Chamberlain faces a maximum sentence of 20 years in prison, a fine of $250,000 and three years of supervised release.
Montgomery, Ala.: Local resident Kevin Jackson has been sentenced to 102 months in federal prison and three years of supervised release and ordered to pay $150,840.49 in restitution for his role in a stolen ID refund fraud scheme.
According to court documents, Jackson possessed a storage locker in which authorities found a computer, three cellular phones, at least 500 names and SSNs of ID-theft victims and at least 70 prepaid debit cards, all tied to a scheme to obtain fraudulent federal refunds via federal returns filed in the names of stolen IDs.
Waterloo, Iowa: Former preparer Victoria A. Jones, 49, has been sentenced to 15 months in prison and a year of supervised release, as well as ordered to pay a $15,000 fine and $4,833 in restitution after being accused of preparing at least 20 fraudulent returns resulting in $30,000 and $80,000 in excess refunds, published reports said.
Jones reportedly pleaded guilty to a single count of preparation of a false tax return in August as part of an agreement with prosecutors. In the charged case, authorities said Jones listed $36,000 in inflated business expenses and other deductions and an improper $500 energy tax credit, according to reports.
Royersford, Penn.: Stephanie Patterson, 41, has pled guilty to false claims conspiracy, mail fraud, and aiding and abetting Social Security fraud.
According to hearing statements and court documents, Patterson participated in a tax-fraud conspiracy involving the filing of more than 180 false individual federal income tax returns using stolen identities. The returns sought refunds of more than $1.8 million. She and her co-conspirators received more than $800,000 on account of the fraudulent returns.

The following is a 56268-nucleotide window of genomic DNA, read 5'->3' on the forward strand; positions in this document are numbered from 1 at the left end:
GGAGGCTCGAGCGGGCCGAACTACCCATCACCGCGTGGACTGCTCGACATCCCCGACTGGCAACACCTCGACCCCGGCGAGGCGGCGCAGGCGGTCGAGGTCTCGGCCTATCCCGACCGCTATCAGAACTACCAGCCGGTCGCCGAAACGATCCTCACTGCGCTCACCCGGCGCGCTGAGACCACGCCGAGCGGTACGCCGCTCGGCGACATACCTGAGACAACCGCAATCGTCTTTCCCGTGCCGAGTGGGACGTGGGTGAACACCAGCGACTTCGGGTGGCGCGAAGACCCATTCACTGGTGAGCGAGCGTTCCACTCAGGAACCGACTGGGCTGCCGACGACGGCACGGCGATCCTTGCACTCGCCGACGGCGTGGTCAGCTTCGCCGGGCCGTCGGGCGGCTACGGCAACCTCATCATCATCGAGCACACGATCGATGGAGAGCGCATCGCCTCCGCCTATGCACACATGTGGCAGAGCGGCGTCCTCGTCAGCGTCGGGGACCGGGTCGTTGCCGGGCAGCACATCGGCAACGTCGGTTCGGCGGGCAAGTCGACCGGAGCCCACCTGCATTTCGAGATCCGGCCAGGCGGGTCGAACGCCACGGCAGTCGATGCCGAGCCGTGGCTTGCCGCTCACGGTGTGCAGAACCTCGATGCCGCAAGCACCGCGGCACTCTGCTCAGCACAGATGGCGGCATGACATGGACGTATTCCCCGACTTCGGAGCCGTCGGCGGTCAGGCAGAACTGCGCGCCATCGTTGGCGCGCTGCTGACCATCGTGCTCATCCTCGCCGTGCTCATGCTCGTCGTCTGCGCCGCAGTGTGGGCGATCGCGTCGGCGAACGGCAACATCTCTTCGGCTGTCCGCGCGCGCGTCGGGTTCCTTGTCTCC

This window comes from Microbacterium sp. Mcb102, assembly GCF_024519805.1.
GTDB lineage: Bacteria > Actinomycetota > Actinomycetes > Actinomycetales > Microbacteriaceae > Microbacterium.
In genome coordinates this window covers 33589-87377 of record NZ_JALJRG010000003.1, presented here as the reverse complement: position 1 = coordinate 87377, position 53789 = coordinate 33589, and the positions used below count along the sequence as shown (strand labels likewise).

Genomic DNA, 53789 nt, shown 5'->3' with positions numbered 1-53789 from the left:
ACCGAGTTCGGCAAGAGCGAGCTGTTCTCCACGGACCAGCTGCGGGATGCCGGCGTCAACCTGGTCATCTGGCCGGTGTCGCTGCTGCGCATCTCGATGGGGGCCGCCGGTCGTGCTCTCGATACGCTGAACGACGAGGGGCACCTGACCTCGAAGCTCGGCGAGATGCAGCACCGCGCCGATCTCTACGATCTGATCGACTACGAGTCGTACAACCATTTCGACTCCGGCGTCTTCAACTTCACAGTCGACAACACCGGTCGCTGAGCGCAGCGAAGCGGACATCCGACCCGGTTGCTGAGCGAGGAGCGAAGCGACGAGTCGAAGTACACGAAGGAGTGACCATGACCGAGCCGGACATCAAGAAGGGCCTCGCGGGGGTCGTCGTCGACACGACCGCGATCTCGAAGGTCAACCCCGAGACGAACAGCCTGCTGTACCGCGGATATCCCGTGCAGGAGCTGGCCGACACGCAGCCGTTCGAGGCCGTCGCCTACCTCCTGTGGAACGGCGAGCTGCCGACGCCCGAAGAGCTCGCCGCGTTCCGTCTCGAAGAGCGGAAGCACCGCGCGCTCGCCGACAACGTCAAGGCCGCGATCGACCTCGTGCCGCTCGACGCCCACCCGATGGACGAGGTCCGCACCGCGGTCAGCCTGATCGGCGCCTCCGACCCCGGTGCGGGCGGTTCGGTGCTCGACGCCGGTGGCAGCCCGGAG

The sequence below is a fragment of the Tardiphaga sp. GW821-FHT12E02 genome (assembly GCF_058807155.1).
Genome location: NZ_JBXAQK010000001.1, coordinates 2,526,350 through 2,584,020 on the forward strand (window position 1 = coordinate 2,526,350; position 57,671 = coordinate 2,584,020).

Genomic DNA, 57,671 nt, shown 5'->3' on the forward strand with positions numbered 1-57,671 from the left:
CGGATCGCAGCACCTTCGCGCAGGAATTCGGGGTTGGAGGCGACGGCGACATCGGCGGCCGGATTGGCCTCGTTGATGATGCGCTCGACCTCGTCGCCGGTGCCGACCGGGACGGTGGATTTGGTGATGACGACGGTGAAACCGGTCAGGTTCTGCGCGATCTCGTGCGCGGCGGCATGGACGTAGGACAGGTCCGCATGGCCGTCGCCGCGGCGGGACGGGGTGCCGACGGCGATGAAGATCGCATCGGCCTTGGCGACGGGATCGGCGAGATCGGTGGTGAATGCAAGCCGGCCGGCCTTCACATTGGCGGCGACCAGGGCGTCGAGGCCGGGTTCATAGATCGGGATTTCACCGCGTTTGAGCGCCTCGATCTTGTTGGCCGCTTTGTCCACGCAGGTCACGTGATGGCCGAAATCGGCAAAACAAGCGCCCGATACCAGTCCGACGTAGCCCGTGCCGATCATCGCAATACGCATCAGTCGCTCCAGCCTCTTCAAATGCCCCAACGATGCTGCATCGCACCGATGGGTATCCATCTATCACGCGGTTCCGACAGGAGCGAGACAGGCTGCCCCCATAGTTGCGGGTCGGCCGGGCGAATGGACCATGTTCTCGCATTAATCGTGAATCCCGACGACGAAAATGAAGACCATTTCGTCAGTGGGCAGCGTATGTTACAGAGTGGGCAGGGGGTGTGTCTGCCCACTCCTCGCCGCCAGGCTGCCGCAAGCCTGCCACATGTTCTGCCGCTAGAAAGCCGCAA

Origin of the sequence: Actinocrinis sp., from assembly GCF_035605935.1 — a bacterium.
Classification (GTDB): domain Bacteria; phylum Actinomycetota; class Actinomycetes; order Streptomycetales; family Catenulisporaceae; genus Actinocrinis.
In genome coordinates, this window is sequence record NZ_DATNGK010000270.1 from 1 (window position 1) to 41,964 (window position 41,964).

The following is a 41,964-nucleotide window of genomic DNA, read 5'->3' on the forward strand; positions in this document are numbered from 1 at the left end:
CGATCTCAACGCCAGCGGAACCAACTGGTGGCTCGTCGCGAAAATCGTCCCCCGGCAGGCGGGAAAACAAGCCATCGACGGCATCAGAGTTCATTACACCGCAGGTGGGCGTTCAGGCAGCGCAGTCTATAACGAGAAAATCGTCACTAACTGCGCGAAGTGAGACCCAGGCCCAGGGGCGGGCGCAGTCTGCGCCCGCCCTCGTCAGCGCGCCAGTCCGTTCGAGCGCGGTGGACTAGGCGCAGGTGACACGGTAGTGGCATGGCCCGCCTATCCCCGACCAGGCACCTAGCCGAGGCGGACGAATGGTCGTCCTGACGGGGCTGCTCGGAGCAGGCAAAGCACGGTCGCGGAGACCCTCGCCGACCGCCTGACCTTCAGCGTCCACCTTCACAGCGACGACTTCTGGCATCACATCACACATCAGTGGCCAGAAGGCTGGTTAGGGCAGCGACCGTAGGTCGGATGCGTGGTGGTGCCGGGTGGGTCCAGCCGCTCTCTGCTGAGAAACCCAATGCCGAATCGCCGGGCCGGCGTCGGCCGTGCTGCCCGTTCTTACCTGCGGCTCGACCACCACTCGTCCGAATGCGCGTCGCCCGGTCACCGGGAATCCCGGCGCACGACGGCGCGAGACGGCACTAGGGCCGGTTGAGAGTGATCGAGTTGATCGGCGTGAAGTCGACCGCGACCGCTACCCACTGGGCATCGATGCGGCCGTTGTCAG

Patterson’s role involved providing names and SSNs to a co-conspirator who used the information to file the returns. Patterson also acted as a facilitator between the co-conspirators responsible for filing the returns, and those who provided additional compromised IDs. She received more than $55,000 for her part in the scheme.
Patterson will be sentenced on March 13, 2014, and faces a maximum of 20 years in prison, a fine of $250,000 and three years of supervised release.
Don’t Fall for Charity Scams Following Disasters
The IRS warns consumers not to fall for bogus charity scams. They often occur in the wake of major disasters like the recent tornadoes in the Midwest or the typhoon in the Philippines. Thieves play on the goodwill of people who want to help disaster victims. They pose as a real charity in order to steal money or get private information to commit identity theft.
The scams use different tactics. Offering charity relief, criminals often:
The IRS offers the following tips to help taxpayers who wish to donate to victims:
Get more information about tax scams and schemes at IRS.gov. Click on ‘Tax Fraud & Abuse’ at the bottom of the home page. You can also get Publication 526 at IRS.gov or call 800-TAX-FORM (800-829-3676).
Washington, D.C. (December 2, 2013)